Tuesday, September 17, 2019

Phoenix Paintings...

One of the projects that we're working on is buying out a gem and mineral shop. Generally speaking, the bead business can be very feast or famine. The idea behind the buyout is that we want to diversify our offerings while still keeping them in line with our current inventory and established mission statement. The hope is that by doing this, we can attract more customers and when the bead business is slower, hopefully compensate. And maybe if we're lucky, we can gain crossover customers.

In an effort to keep our prices low and remain somewhat competitive, we run on slim margins and whatever money we do make is invested back into the business or is saved for when times are tough. We're celebrating eight years in business and this model has worked so far. With the exception of a few little luxury items every now and then, William and I live pretty humble lives. Usually when we do splurge it's in support of another small business or artist. That might not sound all that appealing to some (and indeed it can be nerve-wracking at times), but it is what's right for us right now and I couldn't imagine it any other way. It's a good life and one dedicated to beauty. But sometimes when big opportunities come up like this, it can certainly test our resolve and force us to think creatively. Because in the end, whenever there's been a roadblock or a setback or a challenge, when I've dug deeper and embraced my creativity, there's always been a solution.

To help offset the expense of the buyout, I've created a new series of work. This new series includes six new paintings made by me. Each of the paintings depicts a phoenix. I've had a fascination with them ever since I was a little boy. Whether it was in mythological stories or on the pages of comic books, I was drawn to this mythic creature. I think what appealed to me the most was that endings weren't really over. When most stories end, the phoenix's journey began anew. What was lost could be found again. What was broken could be mended and remade. And when everything and everyone else said to give up... there was still hope. There was still this rare and beautiful spark of hope that the impossible could be made manifest. From the blistering fire and the ashes of the past, it was possible to rise... to rise and to fly and to soar the skies.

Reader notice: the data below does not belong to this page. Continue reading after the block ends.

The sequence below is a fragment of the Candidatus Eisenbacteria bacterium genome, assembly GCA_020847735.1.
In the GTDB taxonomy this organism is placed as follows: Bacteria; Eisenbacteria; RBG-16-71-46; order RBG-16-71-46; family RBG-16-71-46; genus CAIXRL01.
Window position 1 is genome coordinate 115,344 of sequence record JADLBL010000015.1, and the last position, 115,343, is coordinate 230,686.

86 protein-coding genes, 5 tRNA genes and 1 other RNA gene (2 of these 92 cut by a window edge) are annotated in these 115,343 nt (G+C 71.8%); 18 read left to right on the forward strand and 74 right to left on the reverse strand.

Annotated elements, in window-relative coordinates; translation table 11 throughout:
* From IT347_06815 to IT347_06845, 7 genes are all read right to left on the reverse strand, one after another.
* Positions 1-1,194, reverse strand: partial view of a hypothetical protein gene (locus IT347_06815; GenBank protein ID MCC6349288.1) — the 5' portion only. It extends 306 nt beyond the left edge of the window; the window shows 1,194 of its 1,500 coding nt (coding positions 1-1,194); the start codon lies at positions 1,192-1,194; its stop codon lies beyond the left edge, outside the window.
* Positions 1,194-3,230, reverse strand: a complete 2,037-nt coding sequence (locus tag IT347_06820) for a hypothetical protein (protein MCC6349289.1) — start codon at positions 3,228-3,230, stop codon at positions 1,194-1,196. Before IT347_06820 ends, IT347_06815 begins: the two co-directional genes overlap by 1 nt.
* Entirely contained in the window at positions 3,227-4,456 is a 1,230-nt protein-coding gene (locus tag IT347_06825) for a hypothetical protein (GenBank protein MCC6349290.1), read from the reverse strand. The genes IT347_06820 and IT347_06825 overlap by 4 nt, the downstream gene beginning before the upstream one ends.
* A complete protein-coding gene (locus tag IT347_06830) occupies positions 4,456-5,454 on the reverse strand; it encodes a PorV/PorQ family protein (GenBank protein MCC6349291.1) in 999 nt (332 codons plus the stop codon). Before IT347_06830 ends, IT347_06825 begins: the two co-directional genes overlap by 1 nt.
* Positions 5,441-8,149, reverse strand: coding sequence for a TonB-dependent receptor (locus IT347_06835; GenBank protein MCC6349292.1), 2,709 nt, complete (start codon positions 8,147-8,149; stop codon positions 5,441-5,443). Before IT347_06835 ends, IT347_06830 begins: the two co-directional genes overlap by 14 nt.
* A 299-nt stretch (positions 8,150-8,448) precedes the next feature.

The process to make these paintings is similar to the way that I make the crow paintings. To start, I  create layers of paint and salt on heavy watercolor paper. When everything is dry, I sand down the surface and remove all the crusty bits. This technique makes a really cool patterning that looks like starbursts. I can thank the cold Pennsylvania winters for this technique; one day while shoveling and salting the sidewalks, I noticed the residue and patterns left from the night before. I loved it! When I did more research, I found out that this is actually a technique commonly used with watercolors. On this star-speckled surface, I add more layers of acrylic paints, iridescent pigments, and metallic paints. And when they're done, I seal them. Each painting measures 5"X5" and is signed and dated by me.

If you're interested in getting one, they're available in the Allegory Gallery store here: https://agbeads.com/phoenix

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